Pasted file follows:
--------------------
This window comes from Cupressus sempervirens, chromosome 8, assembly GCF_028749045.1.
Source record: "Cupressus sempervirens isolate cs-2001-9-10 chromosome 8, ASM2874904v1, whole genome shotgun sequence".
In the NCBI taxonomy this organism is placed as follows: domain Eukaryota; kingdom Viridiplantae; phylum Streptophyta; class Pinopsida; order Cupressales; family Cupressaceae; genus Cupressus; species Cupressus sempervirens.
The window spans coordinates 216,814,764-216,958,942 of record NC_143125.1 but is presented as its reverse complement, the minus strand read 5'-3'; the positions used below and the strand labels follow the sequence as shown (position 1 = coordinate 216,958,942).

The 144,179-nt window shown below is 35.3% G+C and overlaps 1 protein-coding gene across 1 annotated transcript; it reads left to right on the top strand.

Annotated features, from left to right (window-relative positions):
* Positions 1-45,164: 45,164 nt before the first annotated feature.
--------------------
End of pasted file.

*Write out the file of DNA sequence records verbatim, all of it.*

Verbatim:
This window comes from Cupressus sempervirens, chromosome 8, assembly GCF_028749045.1.
Source record: "Cupressus sempervirens isolate cs-2001-9-10 chromosome 8, ASM2874904v1, whole genome shotgun sequence".
In the NCBI taxonomy this organism is placed as follows: domain Eukaryota; kingdom Viridiplantae; phylum Streptophyta; class Pinopsida; order Cupressales; family Cupressaceae; genus Cupressus; species Cupressus sempervirens.
The window spans coordinates 216,814,764-216,958,942 of record NC_143125.1 but is presented as its reverse complement, the minus strand read 5'-3'; the positions used below and the strand labels follow the sequence as shown (position 1 = coordinate 216,958,942).

The 144,179-nt window shown below is 35.3% G+C and overlaps 1 protein-coding gene across 1 annotated transcript; it reads left to right on the top strand.

Annotated features, from left to right (window-relative positions):
* Positions 1-45,164: 45,164 nt before the first annotated feature.